14. umer27

    umer27 New Member

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    Im almost an engineer (being in my final semester) .. who else is an engineer ?
     
  15. Willbe

    Willbe New Member

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    So 60w for a one meter sq. panel.
    By running water through a flat black pipe at the focus of a parabolic mirror you could probably get almost the whole kW.
     
    Last edited: Mar 1, 2009
  16. duffy

    duffy New Member

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    Maybe if you have a perfect black-body absorber in a Dewar flask you could. A practical system is going to be lower, but would still probably absorb more of the energy than a solar cell.

    Problem is, it's thermal energy. By the time you get it into electricity you are going to suffer serious conversion efficiencies. I don't think any steam turbine ever broke 50% efficiency. If your solar collector is 60% efficient, the steam turbine is 40% efficient, the generator is 80% efficient, you know, 60% x 40% x 80% = 19%
     
    Last edited: Mar 1, 2009
  17. Oznog

    Oznog Active Member

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    Look up "Solar Insolence" for your location.
    There are parameters available to calculate how much energy can be produced by the "Standard" of 1000W/M^2 averaged over a year for flat-on-ground plate, fixed-tilt plates, and tracking plates.

    For Austin, Tx the average daily insolence for a fixed-tilt plate was about 4.5 kwh/m^2/day, averaged over a whole year. This figure accounts for night, seasons, dust in the air, and weather. It does not account for tree shading or dirt on the panels. Say I installed a 3KW solar system. I don't know exactly what the surface area is, but I don't need to know. The rating means that 1KW/M^2=3KW output for the array, and 0.5KW/M^2 late in the day means 1.5KW out.

    I get 4.5 "standard" hours worth of sun on a fixed-tilt panel tilted at an ideal angle. The 3KW rating comes from a "standard" 1KW/M^2 irradiance. So it's 13.5KWH/day output, averaged over a year. Or 4,927.5 KWH/yr total.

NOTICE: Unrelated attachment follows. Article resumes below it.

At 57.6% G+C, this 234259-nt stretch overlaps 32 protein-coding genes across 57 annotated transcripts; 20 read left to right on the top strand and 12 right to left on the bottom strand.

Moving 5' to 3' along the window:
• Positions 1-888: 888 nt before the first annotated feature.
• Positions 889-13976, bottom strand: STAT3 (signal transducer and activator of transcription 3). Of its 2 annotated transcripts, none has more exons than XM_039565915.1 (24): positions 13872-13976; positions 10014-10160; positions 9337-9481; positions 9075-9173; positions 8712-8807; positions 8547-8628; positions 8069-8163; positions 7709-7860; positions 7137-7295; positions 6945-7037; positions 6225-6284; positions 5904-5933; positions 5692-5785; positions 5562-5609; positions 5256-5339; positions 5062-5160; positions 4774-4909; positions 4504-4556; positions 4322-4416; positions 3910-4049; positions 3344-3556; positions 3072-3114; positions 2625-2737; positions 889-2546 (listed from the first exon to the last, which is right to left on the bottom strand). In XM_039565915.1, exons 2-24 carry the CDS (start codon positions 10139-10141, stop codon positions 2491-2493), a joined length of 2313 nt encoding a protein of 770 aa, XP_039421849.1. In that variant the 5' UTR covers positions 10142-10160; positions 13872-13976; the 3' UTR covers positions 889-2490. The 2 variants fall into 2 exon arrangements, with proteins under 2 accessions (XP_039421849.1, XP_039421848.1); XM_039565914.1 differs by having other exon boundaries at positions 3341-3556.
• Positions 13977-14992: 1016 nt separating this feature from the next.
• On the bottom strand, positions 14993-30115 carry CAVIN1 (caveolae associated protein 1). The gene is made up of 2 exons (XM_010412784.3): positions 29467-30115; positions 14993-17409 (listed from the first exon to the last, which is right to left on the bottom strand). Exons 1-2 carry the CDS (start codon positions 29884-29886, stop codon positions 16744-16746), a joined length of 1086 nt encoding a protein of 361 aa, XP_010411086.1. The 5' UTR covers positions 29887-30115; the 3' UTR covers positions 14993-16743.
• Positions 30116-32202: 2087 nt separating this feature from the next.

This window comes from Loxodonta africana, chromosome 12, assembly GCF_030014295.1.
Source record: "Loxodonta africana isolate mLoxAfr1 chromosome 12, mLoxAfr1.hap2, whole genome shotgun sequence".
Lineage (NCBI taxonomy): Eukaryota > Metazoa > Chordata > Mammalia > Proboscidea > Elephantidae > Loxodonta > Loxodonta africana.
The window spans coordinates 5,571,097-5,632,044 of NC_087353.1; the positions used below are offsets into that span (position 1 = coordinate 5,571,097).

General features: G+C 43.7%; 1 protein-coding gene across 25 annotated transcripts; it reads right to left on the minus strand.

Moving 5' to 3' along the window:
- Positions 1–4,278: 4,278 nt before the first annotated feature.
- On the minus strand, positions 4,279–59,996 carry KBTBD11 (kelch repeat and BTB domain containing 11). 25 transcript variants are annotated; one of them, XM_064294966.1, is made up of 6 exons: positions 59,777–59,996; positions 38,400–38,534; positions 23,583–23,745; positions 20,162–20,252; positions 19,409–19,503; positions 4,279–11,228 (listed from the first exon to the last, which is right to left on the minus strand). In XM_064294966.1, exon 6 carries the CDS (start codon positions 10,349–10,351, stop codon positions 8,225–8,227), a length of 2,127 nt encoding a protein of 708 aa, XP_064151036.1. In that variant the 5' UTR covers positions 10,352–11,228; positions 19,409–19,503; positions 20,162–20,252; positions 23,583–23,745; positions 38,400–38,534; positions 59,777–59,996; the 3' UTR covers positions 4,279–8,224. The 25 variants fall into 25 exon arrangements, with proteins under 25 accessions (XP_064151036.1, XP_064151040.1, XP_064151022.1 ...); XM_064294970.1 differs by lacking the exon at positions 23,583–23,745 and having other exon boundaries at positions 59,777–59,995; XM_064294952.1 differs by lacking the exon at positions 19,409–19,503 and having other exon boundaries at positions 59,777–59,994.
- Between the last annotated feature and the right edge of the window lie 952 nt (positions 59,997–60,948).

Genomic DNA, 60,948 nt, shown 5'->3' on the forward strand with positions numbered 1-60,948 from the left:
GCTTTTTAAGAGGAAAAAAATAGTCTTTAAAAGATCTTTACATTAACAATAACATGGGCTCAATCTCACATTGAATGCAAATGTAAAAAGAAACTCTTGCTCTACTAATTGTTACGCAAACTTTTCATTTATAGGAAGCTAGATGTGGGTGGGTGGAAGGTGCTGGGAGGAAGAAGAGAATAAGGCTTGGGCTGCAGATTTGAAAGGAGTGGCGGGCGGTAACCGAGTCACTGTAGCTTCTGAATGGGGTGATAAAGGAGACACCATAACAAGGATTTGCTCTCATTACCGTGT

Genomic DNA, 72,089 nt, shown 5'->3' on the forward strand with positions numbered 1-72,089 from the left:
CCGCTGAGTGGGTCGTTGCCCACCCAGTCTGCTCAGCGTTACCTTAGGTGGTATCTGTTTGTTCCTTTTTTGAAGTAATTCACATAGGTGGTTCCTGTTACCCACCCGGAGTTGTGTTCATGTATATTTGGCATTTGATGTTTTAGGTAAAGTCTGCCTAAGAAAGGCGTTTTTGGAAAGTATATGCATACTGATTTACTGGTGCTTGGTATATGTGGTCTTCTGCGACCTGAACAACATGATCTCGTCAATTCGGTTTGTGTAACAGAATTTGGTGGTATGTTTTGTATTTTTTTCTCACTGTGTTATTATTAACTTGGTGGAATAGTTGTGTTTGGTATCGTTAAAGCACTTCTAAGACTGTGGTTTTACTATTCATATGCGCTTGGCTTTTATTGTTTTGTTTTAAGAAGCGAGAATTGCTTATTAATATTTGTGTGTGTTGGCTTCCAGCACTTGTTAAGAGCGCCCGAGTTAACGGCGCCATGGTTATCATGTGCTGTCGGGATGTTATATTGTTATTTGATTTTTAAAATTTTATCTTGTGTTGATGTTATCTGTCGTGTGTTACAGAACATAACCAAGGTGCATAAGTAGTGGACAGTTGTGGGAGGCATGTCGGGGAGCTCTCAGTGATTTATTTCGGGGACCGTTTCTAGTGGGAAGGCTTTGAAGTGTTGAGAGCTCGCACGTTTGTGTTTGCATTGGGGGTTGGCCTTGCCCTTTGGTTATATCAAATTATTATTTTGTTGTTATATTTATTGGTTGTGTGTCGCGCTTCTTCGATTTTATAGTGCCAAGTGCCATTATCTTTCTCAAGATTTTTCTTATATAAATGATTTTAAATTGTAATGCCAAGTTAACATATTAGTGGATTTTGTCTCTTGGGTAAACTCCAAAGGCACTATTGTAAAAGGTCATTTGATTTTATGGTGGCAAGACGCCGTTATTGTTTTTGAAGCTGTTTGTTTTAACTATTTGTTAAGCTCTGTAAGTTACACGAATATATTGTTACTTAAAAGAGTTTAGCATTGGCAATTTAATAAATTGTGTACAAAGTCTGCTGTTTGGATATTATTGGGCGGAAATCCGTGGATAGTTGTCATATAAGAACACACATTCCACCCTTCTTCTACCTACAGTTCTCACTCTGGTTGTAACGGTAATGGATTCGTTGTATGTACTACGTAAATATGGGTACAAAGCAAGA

However, the panel output goes down substantially with elevated temp, and the standard cell rating method is for 25C, which isn't applicable to most installations. Almost no installations have any measures to cool the cells inside sealed panels. We're a lot hotter during the most productive hours. This can easily reduce the total average output by 20% or more.

    The extra energy gained by using a "tracker" is not all that great considering the cost of "moving mounting systems". It could easily cost 2x or more what a fixed system costs, but won't put out 2x more power. This would generally mean it's more cost-effective to add 2x as many panels as opposed to tracking.

    There is some seasonal benefit to pointing the panels lower towards the horizon in winter, as the sun is lower then. It's lower cost anyways than a mechnical east-west tracker, and no significant breakdown issues, but still you're going up there on the roof, maybe spending an hour or two, rebolting the mounts' tilt angle for a few $ worth of power over the course of the season.

    SO... you may want to create a test jig capable of measuring power output under some sort of "standard" 1KW/M^2 light source to characterize them, if you don't have mfg specs. But the daily output figure, over a year, is much easier to get, and much more accurate, from external data sources. Your data will be full of data confusion from panel dust, temp, seasons (if you don't keep it up for a year), etc.
     
    Last edited: Jul 5, 2009